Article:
Why copy someone else, when you can copy yourself, risk-free?
To this conundrum, Hegemann has added a heaping dollop of generational special pleading, and the story has prompted teachers to offer multiple examples of students who don't seem to understand what plagiarism is or that it's wrong. Kids these days, this Cassandra-ish line of reasoning goes, have unfathomably different values, and their elders had better come to terms with this because children are, after all, the future. You can't tell them anything! It's as if people under 25 have become the equivalent of an isolated Amazonian tribe who can't justly be expected to grasp our first-world prohibitions against polygamy or cannibalism -- despite the fact that they've grown up in our very midst. (Laura Miller, Plagiarism:The next generation, Salon, 16 Feb. 2010)
The equally bad variant
You need all As to get a good grad school. Experimentation might at some point lead to something great AND polished, but at first it'll be but an inkling, look awkward, feel raw, and draw the occasional "10" but also more than a few "5s" from the Korean-Swiss-American-whatever judge. Who can risk Bs while you get the hang of it, when it may just be enough to count you out for good, and embarrass you while your more professional-minded friends stick with the familiar and certain and collect their ready baskets of achievement accolades? Almost no one. If you abandon the effort, and repeat the already known, even you're hippie parents will secretly be relieved to have an easier time now bragging about your brilliance.
So the cynical smart student -- the one we apparently want -- learns not to plagiarize, which is risky, but to put forth the solid but familiar-boring, over and over again -- that is, not to grow. The grad school gets the writing sample beginning with, "This essay will problematize . . . " know they've got a savy careerer, and invite her/him on in.
Plagiarism is an interesting topic. But let's not let those who get As but who aren't fundamentally interested in self-growth, know their doing anything but a (socially approved/desired) variant.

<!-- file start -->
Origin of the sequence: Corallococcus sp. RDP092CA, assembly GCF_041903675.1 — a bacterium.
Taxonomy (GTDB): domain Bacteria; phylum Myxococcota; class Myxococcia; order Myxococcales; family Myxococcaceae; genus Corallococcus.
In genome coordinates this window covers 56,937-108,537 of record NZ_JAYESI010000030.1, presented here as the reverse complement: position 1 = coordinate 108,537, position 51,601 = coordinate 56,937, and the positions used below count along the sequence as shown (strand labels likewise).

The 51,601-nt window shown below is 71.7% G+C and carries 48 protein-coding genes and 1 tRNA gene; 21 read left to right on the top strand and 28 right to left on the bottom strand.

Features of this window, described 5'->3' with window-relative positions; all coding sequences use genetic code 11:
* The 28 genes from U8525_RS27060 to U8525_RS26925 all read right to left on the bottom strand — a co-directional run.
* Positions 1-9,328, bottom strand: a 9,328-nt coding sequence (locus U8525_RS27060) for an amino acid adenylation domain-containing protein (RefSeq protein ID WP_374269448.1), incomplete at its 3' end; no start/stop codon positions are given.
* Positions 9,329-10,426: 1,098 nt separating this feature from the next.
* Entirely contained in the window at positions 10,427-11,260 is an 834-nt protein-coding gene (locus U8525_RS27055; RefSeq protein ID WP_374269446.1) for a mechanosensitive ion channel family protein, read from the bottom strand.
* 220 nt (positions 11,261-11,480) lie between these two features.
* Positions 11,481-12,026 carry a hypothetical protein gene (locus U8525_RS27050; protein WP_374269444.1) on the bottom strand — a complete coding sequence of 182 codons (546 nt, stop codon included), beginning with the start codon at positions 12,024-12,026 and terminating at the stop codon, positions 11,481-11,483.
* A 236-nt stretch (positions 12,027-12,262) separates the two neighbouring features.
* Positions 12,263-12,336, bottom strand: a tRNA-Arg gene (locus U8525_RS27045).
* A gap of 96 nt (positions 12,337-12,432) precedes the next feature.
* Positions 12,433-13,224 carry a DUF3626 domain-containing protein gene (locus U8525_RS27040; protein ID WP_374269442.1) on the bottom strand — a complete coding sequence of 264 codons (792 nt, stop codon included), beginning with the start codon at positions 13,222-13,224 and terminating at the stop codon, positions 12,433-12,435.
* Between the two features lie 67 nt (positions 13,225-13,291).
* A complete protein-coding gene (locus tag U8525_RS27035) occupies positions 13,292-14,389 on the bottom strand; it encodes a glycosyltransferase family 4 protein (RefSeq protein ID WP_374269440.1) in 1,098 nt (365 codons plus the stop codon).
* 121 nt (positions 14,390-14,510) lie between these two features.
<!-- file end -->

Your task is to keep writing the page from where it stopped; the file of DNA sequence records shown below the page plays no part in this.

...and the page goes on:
Richard Brody shared a link.Moderator · November 20 at 3:38pm I'm obsessed with Bringing Up Baby, which is on TCM at 6 PM (ET). It's the first film by Howard Hawks that I ever saw, and it opened up several universes to me, cinematic and otherwise. Here's the story. I was seventeen or eighteen; I had never heard of Hawks until I read Godard's enthusiastic mention of him in one of the early critical pieces in "Godard on Godard"—he called Hawks "the greatest American artist," and this piqued my curiosity. So, the next time I was in town (I… I was out of town at college for the most part), I went to see the first Hawks film playing in a revival house, which turned out to be "Bringing Up Baby." I certainly laughed a lot (and, at a few bits, uncontrollably), but that's not all there was to it. I had never read Freud, but I had heard of Freud, and when I saw "Bringing Up Baby," its realm of symbolism made instant sense; it was obviou…
A Polish zoologist and his wife maintain a zoo which is utopia, realized. The people who work there are blissfully satisfied and happy. The caged animals aren't distraught but rather, very satisfied. These animals have been very well attended to, and have developed so healthily for it that they almost seem proud to display what is distinctively excellent about them for viewers to enjoy. But there is a shadow coming--Nazis! The Nazis literally blow apart much of this happy configuration. Many of the animals die. But the zookeeper's wife is a prize any Nazi officer would covet, and the Nazi's chief zoologist is interested in claiming her for his own. So if there can be some pretence that would allow for her and her husband to keep their zoo in piece rather than be destroyed for war supplies, he's willing to concede it.
The zookeeper and his wife want to try and use their zoo to house as many Jews as they can. They approach the stately quarters of Hitler's zoologist …